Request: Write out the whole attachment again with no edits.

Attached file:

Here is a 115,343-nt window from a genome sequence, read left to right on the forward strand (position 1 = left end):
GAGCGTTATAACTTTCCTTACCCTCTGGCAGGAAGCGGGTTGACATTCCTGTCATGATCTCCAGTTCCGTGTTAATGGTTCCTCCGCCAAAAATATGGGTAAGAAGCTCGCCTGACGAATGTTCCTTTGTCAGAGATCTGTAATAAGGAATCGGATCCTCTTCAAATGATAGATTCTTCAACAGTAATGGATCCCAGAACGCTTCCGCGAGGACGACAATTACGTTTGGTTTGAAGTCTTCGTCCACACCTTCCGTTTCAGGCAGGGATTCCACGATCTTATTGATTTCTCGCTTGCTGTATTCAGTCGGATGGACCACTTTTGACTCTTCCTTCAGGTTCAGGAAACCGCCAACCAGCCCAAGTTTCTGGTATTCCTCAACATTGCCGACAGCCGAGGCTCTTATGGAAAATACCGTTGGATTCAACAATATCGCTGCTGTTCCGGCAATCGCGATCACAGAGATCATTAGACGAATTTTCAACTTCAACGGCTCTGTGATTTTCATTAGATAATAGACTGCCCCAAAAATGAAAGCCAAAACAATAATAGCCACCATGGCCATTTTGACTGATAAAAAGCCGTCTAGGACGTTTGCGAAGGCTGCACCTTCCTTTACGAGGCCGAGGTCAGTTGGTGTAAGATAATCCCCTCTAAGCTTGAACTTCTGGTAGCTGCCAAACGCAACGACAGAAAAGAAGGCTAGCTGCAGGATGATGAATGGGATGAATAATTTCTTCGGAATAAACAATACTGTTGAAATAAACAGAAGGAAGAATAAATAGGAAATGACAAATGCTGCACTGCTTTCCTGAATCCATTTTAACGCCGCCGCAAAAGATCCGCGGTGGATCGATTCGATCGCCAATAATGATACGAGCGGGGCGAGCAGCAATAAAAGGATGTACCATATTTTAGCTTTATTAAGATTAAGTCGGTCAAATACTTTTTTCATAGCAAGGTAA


Here is a 115,343-nt window from a genome sequence, read left to right on the forward strand (position 1 = left end):
GAGCGTTATAACTTTCCTTACCCTCTGGCAGGAAGCGGGTTGACATTCCTGTCATGATCTCCAGTTCCGTGTTAATGGTTCCTCCGCCAAAAATATGGGTAAGAAGCTCGCCTGACGAATGTTCCTTTGTCAGAGATCTGTAATAAGGAATCGGATCCTCTTCAAATGATAGATTCTTCAACAGTAATGGATCCCAGAACGCTTCCGCGAGGACGACAATTACGTTTGGTTTGAAGTCTTCGTCCACACCTTCCGTTTCAGGCAGGGATTCCACGATCTTATTGATTTCTCGCTTGCTGTATTCAGTCGGATGGACCACTTTTGACTCTTCCTTCAGGTTCAGGAAACCGCCAACCAGCCCAAGTTTCTGGTATTCCTCAACATTGCCGACAGCCGAGGCTCTTATGGAAAATACCGTTGGATTCAACAATATCGCTGCTGTTCCGGCAATCGCGATCACAGAGATCATTAGACGAATTTTCAACTTCAACGGCTCTGTGATTTTCATTAGATAATAGACTGCCCCAAAAATGAAAGCCAAAACAATAATAGCCACCATGGCCATTTTGACTGATAAAAAGCCGTCTAGGACGTTTGCGAAGGCTGCACCTTCCTTTACGAGGCCGAGGTCAGTTGGTGTAAGATAATCCCCTCTAAGCTTGAACTTCTGGTAGCTGCCAAACGCAACGACAGAAAAGAAGGCTAGCTGCAGGATGATGAATGGGATGAATAATTTCTTCGGAATAAACAATACTGTTGAAATAAACAGAAGGAAGAATAAATAGGAAATGACAAATGCTGCACTGCTTTCCTGAATCCATTTTAACGCCGCCGCAAAAGATCCGCGGTGGATCGATTCGATCGCCAATAATGATACGAGCGGGGCGAGCAGCAATAAAAGGATGTACCATATTTTAGCTTTATTAAGATTAAGTCGGTCAAATACTTTTTTCATAGCAAGGTAA